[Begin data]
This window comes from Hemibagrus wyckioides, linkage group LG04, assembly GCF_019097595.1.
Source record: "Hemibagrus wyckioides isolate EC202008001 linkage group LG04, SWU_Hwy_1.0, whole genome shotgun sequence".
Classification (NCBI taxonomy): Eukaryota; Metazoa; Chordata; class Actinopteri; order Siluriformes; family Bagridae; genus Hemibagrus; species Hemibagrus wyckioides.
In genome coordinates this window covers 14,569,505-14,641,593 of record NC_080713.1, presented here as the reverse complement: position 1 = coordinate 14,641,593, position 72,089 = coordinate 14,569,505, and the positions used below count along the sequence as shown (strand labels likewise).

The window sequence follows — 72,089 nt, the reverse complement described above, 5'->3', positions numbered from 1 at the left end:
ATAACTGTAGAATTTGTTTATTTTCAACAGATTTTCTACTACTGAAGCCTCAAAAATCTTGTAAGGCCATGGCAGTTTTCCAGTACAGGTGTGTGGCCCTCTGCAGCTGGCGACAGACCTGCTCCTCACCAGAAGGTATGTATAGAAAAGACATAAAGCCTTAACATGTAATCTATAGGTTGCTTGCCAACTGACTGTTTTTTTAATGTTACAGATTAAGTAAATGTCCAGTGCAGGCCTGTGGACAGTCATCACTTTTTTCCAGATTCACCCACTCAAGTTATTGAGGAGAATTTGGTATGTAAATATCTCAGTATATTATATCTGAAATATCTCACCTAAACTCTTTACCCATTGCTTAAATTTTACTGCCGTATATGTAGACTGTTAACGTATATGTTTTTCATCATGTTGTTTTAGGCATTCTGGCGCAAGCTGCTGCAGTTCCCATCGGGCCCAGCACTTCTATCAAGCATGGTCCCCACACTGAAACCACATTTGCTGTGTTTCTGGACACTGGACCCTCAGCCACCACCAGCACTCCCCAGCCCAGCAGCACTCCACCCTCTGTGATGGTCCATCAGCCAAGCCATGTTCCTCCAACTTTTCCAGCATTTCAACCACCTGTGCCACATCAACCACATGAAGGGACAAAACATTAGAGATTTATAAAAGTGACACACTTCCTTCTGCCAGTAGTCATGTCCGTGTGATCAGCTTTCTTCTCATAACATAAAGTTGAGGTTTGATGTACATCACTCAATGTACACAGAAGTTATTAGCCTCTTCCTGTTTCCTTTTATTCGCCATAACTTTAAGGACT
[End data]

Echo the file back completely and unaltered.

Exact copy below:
This window comes from Hemibagrus wyckioides, linkage group LG04, assembly GCF_019097595.1.
Source record: "Hemibagrus wyckioides isolate EC202008001 linkage group LG04, SWU_Hwy_1.0, whole genome shotgun sequence".
Classification (NCBI taxonomy): Eukaryota; Metazoa; Chordata; class Actinopteri; order Siluriformes; family Bagridae; genus Hemibagrus; species Hemibagrus wyckioides.
In genome coordinates this window covers 14,569,505-14,641,593 of record NC_080713.1, presented here as the reverse complement: position 1 = coordinate 14,641,593, position 72,089 = coordinate 14,569,505, and the positions used below count along the sequence as shown (strand labels likewise).

The window sequence follows — 72,089 nt, the reverse complement described above, 5'->3', positions numbered from 1 at the left end:
ATAACTGTAGAATTTGTTTATTTTCAACAGATTTTCTACTACTGAAGCCTCAAAAATCTTGTAAGGCCATGGCAGTTTTCCAGTACAGGTGTGTGGCCCTCTGCAGCTGGCGACAGACCTGCTCCTCACCAGAAGGTATGTATAGAAAAGACATAAAGCCTTAACATGTAATCTATAGGTTGCTTGCCAACTGACTGTTTTTTTAATGTTACAGATTAAGTAAATGTCCAGTGCAGGCCTGTGGACAGTCATCACTTTTTTCCAGATTCACCCACTCAAGTTATTGAGGAGAATTTGGTATGTAAATATCTCAGTATATTATATCTGAAATATCTCACCTAAACTCTTTACCCATTGCTTAAATTTTACTGCCGTATATGTAGACTGTTAACGTATATGTTTTTCATCATGTTGTTTTAGGCATTCTGGCGCAAGCTGCTGCAGTTCCCATCGGGCCCAGCACTTCTATCAAGCATGGTCCCCACACTGAAACCACATTTGCTGTGTTTCTGGACACTGGACCCTCAGCCACCACCAGCACTCCCCAGCCCAGCAGCACTCCACCCTCTGTGATGGTCCATCAGCCAAGCCATGTTCCTCCAACTTTTCCAGCATTTCAACCACCTGTGCCACATCAACCACATGAAGGGACAAAACATTAGAGATTTATAAAAGTGACACACTTCCTTCTGCCAGTAGTCATGTCCGTGTGATCAGCTTTCTTCTCATAACATAAAGTTGAGGTTTGATGTACATCACTCAATGTACACAGAAGTTATTAGCCTCTTCCTGTTTCCTTTTATTCGCCATAACTTTAAGGACT